§ Look at the questions and answers together and focus on what acceptable answers are to certain types of questions.

    Just Before the Test
    The day and night before you take a test are in many ways the most critical part of your preparation period. How you spend those 24 hours can have a very great effect on your test performance. Here are some important considerations:

    Things to do:
    1. Get a good night’s sleep. It is vital that you be alert when you take your test.

    2. Make sure you have everything you will need on the day of the test: admission ticket, identification, sharpened pencils, an eraser, and be sure to wear a watch.

    3. Review the instructions you have received about the test. Don’t plan to take along anything that is not allowed in the testing room—your notes, a tape recorder, or study guides.

    4. Eat a nourishing, unhurried breakfast—one that is substantial enough to give you plenty energy, but light enough to keep you from getting sleepy.

    5. Allow yourself enough time to get to the testing site early.

    6. Review the notes you made during your preparation period, but only if you have sufficient time. If there is not enough time for one final review, concentrate on relaxing for at least one hour rather than attempting some last minute cramming.

    7. Take time to relax before the test begins. It is essential that you be calm and alert when you start the test.

    Things Not to Do:
    1. Don’t stay up all night just before you take a test. This will only slow you down and make you less alert during the testing period.

    2. Don’t take medications to keep you awake, give you more energy, or to calm you down. Taking such drugs can interfere with your heath and judgment.

    3. Don’t spend the last few hours before the test trying to learn what you didn’t learn in your preparation period. Doing this will only serve to make you more confused, nervous, and frustrated. You probably won’t remember this information anyway.

    At the Testing Site:
    § Choose a seat where you will be able to hear the proctor read the directions.
    § Sit where you can see a wall clock.
    § Make sure you aren’t going to be distracted by being too hot or too cold, due to sitting by a heating vent or an open window.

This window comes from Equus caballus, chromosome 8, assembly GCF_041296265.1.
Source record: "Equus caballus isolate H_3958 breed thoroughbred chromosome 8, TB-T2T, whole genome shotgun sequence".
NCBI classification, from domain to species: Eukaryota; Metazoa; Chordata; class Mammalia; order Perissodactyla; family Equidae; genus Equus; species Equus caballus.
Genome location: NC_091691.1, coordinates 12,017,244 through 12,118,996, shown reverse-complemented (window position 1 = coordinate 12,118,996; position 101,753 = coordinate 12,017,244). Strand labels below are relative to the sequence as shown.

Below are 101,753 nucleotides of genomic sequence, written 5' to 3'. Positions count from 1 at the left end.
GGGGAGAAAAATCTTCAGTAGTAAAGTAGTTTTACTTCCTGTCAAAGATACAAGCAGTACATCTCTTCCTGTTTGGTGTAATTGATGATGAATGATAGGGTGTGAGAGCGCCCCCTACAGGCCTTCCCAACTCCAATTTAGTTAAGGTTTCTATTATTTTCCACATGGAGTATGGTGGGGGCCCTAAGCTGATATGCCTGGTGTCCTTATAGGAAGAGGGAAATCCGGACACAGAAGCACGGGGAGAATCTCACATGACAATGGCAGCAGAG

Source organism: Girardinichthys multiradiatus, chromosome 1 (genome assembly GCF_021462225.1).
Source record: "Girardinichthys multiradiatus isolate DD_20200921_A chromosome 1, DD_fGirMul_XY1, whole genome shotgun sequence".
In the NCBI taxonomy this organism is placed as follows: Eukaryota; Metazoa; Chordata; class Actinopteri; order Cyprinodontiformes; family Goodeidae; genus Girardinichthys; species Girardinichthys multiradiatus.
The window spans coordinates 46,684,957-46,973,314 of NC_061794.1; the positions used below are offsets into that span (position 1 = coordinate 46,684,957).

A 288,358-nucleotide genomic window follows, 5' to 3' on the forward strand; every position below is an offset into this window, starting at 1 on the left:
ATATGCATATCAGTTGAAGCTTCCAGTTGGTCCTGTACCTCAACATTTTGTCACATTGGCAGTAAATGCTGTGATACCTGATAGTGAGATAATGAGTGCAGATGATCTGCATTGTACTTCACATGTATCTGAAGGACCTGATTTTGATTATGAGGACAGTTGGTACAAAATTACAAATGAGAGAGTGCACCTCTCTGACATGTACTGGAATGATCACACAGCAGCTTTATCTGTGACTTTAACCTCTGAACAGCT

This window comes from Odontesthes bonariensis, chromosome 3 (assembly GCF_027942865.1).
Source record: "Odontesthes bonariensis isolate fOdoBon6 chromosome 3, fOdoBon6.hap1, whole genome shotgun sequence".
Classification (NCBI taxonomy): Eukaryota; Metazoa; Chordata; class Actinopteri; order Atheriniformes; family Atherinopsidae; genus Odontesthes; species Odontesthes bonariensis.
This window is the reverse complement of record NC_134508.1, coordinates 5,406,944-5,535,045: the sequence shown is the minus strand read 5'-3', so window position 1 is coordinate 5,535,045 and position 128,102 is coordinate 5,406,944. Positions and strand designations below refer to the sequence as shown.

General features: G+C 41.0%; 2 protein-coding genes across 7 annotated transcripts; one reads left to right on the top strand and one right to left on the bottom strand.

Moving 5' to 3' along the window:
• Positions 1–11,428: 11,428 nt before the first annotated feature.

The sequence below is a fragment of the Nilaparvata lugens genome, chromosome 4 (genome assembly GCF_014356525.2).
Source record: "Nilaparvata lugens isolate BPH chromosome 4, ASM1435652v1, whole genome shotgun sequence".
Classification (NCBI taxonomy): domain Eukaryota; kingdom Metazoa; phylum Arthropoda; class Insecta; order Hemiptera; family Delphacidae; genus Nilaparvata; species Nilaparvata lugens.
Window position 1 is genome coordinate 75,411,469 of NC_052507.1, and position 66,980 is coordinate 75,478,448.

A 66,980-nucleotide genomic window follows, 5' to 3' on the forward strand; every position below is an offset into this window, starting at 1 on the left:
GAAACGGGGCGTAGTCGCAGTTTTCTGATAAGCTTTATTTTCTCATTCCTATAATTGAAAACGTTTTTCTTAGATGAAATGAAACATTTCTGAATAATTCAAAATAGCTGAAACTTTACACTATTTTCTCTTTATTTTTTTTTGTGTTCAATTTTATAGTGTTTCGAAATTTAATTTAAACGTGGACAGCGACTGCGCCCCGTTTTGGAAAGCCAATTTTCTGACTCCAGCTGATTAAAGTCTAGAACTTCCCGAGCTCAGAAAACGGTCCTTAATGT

§ Make sure you have room to write.

    Behavior During the Test
    § Don’t do anything that might be interpreted as cheating.
    § Ask questions only of the proctor.
    § Don’t copy down questions on scrap paper.
    § If you finish a part early, do not try to sneak a look ahead. Spend time reviewing your answers.
    § Keep your eyes on your own paper.

    Taking the Test: Following Directions
    For some tests, the proctor may give you directions for what to do on each part of the test. For others, general directions may be given, but reading the specific instructions for each part of a test will be your responsibility. For still others, it will be up to you to understand all directions—both general and specific—and follow them exactly. Misunderstanding what you are expected to do can result in incorrect answers and, therefore, a lower score.

    1. For most tests there will be time allotted for you to read through the directions and to ask questions if you do not understand. However, whether or not such time is specifically set aside, reading over the directions is a good idea. Don’t guess at what you think you are supposed to do on a test. Read the directions carefully so you’ll know what is expected.

    Following are a few general suggestions for making sure you understand directions and can follow them exactly.

    § Read through all the directions before you decide that you don’t understand them. Very often something that seems confusing in one part will be made clear later. If you still are unclear about something, then ask the test supervisor.
    § Be sure you know exactly what to do. Are you required to answer every question the same way, or do different questions require you to do different things?